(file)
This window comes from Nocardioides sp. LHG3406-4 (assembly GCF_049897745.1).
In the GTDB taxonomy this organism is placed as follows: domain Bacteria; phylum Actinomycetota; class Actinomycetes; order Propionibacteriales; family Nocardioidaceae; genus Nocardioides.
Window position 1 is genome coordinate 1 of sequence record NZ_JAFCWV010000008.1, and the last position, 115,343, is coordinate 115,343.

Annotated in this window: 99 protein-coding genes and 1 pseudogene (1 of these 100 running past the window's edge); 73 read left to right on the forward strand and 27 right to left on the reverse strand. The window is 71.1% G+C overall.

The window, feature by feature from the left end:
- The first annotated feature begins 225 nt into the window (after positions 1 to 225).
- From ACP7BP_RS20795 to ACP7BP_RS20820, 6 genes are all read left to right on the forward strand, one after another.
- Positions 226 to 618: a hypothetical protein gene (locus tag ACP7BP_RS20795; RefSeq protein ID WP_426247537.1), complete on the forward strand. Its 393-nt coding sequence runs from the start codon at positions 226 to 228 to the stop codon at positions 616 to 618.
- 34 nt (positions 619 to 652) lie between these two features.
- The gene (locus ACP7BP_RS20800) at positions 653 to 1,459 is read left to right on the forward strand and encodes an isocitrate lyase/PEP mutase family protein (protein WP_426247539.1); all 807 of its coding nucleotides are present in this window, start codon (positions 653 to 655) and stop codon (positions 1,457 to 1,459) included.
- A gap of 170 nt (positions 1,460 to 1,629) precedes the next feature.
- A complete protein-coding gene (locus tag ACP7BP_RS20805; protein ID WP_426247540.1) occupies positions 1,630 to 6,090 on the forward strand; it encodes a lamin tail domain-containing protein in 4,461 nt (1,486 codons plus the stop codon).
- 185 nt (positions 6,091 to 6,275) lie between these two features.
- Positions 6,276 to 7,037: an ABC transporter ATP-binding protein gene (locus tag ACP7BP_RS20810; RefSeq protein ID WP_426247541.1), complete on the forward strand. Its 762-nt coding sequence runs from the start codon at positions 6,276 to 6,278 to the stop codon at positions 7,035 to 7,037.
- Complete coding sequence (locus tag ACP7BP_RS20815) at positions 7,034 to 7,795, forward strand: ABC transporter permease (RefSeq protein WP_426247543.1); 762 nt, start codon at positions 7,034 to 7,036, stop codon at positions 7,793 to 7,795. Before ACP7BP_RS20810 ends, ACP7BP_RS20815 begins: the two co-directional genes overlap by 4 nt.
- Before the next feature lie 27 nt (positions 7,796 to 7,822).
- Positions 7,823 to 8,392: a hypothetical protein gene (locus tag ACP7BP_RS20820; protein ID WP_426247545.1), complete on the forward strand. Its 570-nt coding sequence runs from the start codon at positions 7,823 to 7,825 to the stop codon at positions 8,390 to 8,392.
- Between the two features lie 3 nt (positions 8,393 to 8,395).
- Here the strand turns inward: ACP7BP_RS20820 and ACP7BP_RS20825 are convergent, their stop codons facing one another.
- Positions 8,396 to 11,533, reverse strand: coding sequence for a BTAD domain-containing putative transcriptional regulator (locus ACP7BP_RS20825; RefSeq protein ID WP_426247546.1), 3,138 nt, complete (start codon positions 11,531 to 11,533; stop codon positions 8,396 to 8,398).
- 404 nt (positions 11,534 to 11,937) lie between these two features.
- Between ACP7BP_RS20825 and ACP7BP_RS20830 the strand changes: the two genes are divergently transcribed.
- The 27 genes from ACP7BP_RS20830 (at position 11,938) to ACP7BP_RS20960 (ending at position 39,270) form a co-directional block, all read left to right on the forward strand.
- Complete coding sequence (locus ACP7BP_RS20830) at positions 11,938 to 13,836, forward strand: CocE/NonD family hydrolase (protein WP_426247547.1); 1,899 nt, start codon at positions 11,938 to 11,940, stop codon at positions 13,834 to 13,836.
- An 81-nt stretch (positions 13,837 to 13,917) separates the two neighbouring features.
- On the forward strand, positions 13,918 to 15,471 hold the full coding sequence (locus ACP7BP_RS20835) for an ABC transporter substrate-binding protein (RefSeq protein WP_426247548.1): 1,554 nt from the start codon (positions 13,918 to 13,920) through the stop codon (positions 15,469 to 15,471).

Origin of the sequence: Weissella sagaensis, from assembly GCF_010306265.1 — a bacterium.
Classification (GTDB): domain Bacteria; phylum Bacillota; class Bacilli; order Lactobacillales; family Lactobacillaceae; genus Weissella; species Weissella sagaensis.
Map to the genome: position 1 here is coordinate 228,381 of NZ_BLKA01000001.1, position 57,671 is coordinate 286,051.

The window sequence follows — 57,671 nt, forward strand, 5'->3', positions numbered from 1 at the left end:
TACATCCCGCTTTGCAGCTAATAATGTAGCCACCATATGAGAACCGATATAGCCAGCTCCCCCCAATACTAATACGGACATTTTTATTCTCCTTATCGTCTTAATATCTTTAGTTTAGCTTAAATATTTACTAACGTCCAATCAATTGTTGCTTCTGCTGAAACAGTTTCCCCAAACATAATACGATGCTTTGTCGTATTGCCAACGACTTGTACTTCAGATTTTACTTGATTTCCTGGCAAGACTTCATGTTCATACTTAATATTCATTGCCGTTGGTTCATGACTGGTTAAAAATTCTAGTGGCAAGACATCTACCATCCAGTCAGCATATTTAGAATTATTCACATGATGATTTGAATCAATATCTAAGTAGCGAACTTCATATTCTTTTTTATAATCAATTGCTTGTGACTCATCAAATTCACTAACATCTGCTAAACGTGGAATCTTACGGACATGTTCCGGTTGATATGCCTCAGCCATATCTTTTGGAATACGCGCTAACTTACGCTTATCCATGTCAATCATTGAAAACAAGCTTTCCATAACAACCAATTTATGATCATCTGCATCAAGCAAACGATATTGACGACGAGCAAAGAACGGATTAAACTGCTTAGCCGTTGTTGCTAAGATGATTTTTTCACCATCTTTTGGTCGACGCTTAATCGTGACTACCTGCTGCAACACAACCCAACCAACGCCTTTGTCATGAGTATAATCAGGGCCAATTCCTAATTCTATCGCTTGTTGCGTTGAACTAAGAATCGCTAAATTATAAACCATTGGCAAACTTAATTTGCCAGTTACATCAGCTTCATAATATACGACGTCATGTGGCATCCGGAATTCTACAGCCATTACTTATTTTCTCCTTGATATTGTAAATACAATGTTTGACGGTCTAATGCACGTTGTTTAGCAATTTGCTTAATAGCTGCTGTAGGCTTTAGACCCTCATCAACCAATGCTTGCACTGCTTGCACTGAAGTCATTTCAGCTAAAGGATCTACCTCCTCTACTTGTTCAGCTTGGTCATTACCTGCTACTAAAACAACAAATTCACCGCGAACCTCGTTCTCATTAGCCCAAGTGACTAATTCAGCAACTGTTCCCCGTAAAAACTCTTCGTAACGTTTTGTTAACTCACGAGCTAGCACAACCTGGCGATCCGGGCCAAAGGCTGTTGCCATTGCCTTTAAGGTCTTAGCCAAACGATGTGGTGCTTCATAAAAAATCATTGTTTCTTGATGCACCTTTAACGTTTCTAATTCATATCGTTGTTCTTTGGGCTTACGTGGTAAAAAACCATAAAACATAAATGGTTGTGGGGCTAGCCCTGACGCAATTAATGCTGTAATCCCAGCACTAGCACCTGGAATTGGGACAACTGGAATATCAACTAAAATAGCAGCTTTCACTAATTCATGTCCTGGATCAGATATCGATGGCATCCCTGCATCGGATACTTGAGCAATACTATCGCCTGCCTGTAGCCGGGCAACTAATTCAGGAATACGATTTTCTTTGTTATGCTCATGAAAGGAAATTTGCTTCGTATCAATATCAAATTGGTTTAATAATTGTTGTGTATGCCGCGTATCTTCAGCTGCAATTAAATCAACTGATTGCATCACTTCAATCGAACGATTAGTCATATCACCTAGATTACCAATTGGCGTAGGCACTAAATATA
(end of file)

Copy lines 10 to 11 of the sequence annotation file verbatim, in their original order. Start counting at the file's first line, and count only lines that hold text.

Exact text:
- The gene (locus ACP7BP_RS20800) at positions 653 to 1,459 is read left to right on the forward strand and encodes an isocitrate lyase/PEP mutase family protein (protein WP_426247539.1); all 807 of its coding nucleotides are present in this window, start codon (positions 653 to 655) and stop codon (positions 1,457 to 1,459) included.
- A gap of 170 nt (positions 1,460 to 1,629) precedes the next feature.